CAN understand basic instructions or take part in a basic factual conversation on a predictable topic.

CAN understand basic notices, instructions or information.

CAN complete basic forms, and write notes including times, dates and places.


CAN express simple opinions or requirements in a familiar context.

CAN understand straightforward information within a known area, such as on products and signs and simple textbooks or reports on familiar matters.

CAN complete forms and write short simple letters or postcards related to personal information.


CAN express opinions on abstract/cultural matters in a limited way or offer advice within a known area, and understand instructions or public announcements.

CAN understand routine information and articles, and the general meaning of non-routine information within a familiar area.

CAN write letters or make notes on familiar or predictable matters.


CAN follow or give a talk on a familiar topic or keep up a conversation on a fairly wide range of topics.

CAN scan texts for relevant information, and understand detailed instructions or advice.

CAN make notes while someone is talking or write a letter including non-standard requests.


CAN contribute effectively to meetings and seminars within own area of work or keep up a casual conversation with a good degree of fluency, coping with abstract expressions.

CAN read quickly enough to cope with an academic course, to read the media for information or to understand non-standard correspondence.

CAN prepare/draft professional correspondence, take reasonably accurate notes in meetings or write an essay which shows an ability to communicate.


CAN advise on or talk about complex or sensitive issues, understanding colloquial references and dealing confidently with hostile questions.

CAN understand documents, correspondence and reports, including the finer points of complex texts.

CAN write letters on any subject and full notes of meetings or seminars with good expression and accuracy.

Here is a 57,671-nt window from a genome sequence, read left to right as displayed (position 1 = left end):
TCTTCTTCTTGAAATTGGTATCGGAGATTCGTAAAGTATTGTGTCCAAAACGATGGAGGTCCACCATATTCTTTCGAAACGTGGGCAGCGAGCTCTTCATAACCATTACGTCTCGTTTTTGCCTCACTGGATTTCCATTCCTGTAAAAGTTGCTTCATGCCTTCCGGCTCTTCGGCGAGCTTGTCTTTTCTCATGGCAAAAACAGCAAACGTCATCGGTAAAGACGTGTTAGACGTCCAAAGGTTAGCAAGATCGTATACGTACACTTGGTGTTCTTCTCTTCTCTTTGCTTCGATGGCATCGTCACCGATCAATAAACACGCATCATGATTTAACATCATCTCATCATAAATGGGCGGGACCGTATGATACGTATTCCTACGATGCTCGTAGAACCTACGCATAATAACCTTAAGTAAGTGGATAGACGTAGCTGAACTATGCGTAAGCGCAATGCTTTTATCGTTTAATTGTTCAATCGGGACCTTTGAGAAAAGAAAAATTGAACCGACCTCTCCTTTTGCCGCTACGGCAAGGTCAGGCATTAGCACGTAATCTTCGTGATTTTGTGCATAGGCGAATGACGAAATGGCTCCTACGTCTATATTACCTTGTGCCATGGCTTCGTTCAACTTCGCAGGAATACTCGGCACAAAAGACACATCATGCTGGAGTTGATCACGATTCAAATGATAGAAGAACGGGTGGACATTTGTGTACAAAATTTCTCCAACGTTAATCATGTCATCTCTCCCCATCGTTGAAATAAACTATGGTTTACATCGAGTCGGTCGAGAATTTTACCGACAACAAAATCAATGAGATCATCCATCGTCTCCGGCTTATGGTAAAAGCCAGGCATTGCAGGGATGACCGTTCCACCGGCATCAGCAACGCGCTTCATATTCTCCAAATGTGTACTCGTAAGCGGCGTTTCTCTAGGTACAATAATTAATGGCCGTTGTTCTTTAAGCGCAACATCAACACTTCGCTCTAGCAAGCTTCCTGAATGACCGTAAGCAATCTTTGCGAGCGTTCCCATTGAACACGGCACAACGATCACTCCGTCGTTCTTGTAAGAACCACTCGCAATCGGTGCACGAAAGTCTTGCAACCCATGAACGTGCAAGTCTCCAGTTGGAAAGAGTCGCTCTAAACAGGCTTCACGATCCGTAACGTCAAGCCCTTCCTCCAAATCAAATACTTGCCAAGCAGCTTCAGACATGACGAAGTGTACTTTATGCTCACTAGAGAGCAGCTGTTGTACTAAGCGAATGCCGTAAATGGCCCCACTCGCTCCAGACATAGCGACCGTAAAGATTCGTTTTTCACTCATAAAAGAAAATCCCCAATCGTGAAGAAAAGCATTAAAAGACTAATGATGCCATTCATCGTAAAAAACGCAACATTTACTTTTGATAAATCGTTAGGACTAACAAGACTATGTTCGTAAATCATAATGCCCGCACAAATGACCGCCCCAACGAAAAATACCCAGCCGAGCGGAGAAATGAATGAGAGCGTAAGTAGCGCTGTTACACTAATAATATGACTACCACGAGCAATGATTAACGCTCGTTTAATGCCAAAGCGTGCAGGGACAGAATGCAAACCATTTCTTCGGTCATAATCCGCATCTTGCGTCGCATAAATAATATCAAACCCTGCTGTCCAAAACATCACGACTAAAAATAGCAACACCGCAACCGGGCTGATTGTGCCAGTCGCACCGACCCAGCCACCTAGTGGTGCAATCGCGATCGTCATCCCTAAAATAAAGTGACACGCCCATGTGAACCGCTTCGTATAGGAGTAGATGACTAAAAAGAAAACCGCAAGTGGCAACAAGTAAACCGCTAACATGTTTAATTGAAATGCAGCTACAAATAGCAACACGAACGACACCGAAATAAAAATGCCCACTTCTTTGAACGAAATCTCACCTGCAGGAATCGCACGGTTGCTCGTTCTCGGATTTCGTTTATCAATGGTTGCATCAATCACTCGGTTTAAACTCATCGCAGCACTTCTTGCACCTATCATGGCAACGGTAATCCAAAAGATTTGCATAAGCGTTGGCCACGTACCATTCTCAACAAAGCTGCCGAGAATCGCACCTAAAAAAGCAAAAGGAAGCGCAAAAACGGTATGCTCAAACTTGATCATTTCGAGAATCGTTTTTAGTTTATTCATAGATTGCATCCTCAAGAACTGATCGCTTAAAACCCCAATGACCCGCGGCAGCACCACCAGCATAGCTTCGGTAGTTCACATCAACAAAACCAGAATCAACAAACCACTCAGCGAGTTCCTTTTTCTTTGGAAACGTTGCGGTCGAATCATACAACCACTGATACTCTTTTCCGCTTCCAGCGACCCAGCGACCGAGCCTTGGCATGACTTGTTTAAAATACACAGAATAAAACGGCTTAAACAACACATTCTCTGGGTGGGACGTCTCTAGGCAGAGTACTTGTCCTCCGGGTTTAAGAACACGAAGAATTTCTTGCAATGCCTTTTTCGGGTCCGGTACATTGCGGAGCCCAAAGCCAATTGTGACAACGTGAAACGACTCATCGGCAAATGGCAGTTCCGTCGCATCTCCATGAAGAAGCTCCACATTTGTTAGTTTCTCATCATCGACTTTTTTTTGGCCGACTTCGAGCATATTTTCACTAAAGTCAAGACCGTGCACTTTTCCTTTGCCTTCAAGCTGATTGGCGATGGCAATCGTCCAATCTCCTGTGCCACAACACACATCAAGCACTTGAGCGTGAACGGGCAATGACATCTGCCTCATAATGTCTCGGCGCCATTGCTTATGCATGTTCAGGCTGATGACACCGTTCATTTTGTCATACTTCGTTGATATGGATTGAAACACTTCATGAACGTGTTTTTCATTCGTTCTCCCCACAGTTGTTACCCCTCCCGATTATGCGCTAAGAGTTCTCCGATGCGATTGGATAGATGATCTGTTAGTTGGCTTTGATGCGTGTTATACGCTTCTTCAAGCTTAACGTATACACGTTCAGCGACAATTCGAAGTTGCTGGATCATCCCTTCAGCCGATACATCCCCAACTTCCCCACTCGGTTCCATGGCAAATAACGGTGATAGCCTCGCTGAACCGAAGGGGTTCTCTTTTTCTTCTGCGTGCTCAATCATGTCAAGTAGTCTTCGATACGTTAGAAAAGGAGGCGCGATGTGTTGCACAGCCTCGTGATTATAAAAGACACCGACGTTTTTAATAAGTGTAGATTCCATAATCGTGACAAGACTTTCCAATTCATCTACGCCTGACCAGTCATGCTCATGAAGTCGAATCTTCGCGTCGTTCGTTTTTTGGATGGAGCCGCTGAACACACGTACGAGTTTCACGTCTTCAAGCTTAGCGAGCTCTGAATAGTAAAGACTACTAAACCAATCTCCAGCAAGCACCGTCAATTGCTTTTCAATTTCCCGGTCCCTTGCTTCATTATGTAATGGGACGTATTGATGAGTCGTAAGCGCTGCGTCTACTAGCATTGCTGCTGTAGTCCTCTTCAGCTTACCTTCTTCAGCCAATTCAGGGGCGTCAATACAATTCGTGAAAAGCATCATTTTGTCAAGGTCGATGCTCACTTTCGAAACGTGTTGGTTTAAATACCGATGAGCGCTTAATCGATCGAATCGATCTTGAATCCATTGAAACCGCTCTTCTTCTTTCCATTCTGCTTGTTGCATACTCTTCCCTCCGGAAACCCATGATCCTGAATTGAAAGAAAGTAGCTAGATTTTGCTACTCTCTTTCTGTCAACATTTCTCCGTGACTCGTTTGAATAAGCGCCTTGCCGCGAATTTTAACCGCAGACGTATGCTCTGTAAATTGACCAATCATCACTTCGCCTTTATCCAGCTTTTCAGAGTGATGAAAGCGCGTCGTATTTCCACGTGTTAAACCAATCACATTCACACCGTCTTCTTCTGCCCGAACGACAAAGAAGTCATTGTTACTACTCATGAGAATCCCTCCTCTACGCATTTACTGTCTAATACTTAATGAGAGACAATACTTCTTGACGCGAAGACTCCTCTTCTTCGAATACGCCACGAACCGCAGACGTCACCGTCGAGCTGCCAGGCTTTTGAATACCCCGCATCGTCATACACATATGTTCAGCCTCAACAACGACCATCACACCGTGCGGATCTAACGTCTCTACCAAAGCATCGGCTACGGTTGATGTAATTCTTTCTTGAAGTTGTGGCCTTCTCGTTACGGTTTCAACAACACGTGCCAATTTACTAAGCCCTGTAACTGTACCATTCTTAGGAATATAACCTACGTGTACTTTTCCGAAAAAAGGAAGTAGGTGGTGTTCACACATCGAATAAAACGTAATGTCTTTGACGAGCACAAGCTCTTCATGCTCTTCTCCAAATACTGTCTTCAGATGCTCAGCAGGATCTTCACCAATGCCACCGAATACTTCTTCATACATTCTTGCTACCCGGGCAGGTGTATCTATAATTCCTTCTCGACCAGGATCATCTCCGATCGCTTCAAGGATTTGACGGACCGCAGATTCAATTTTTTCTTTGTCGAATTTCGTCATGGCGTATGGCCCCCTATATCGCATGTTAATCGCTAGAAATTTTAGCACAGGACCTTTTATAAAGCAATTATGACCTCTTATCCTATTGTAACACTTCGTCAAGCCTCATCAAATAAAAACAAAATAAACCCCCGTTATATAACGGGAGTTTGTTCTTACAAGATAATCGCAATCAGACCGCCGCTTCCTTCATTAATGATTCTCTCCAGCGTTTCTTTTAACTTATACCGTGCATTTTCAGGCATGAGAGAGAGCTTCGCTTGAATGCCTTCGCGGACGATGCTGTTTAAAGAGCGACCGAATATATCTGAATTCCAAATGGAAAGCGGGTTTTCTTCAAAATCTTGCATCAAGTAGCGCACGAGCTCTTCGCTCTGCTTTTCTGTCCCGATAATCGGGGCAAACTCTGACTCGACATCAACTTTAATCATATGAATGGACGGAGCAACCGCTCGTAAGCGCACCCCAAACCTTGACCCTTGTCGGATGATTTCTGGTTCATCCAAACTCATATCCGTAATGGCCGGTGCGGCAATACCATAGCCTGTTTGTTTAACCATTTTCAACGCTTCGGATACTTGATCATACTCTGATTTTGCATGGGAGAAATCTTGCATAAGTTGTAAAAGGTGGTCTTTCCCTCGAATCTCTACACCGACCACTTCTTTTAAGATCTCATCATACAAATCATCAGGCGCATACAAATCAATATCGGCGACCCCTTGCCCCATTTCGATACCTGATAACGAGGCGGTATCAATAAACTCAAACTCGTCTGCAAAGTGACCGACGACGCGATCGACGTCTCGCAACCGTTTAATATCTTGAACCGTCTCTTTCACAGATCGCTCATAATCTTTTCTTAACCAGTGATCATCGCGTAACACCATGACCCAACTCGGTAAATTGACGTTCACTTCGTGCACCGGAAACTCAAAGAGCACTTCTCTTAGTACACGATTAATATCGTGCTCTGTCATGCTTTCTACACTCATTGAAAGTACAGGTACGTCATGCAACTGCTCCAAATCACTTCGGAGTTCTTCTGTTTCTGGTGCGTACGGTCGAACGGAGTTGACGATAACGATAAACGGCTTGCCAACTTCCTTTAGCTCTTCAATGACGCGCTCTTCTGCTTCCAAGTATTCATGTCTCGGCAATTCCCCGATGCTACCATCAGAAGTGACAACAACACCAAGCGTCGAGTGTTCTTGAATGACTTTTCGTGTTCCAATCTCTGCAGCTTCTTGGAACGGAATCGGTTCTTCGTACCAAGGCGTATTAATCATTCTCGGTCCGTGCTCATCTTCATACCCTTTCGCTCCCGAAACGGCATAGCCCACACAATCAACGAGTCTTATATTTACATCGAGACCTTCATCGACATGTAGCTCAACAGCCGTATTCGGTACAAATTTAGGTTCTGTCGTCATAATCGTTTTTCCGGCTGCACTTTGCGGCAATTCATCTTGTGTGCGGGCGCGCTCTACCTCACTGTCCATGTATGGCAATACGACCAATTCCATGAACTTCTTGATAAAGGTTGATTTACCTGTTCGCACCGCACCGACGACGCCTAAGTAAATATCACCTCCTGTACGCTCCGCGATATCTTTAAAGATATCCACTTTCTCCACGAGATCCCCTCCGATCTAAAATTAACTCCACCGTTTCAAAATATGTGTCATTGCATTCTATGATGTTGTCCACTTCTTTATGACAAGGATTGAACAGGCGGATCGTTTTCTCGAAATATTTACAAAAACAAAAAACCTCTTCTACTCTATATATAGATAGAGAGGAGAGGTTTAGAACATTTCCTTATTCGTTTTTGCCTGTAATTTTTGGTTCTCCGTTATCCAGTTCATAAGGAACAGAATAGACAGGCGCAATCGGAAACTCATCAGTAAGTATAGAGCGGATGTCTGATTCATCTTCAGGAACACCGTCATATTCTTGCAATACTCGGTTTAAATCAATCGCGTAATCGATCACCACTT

Universities usually require B1 or B2 for undergraduate admission and B2 or C1 for postgraduate admission, however those levels will vary depending on the individual institution.

Apart from the Cambridge ESOL certifications there are other organisations and colleges that provide the English level assessments comprised of the GMAT, TOEIC, TOEFL, BULLATS and the Trinity College Exams.

Within the Trinity College certifications:

The GESE (Graded Examinations in Spoken English) exams test a candidates ability in listening and speaking. They are one-to-one oral examinations with a native English-speaking Trinity examiner who travels from the UK.

ISE (Trinity's Integrated Skills in English) examinations assess all four language skills – Speaking, Writing, Listening and Reading – interacting with each other as they do in the real world.

SEW (Spoken English for Work) prepares candidates for the real world of work by providing valuable practice in telephone conversations, formal and informal presentations and an opportunity to discuss real work issues in an English-speaking environment.

Young Learners also have the possibility to receive a certification from Cambridge:
Starters, Movers and Flyers from Cambridge ESOL is for children between 7 and 9 years of age who have already had some English lessons in their kindergarten or school. This test is below A1 Level of Common European Framework of languages.


Many Italian schools today use CLIL methods in their teaching:

CLIL (Content and Language Integrated Learning) involves students learning subjects such as science or geography through the medium of a foreign language. Other related terms include ‘Content-based instruction', ‘English across the curriculum', and ‘Bilingual education'. CLIL is sometimes referred to as dual-focused education as lessons have two main aims, one related to a particular subject or topic and one linked to language.


Giochiamo con le parole!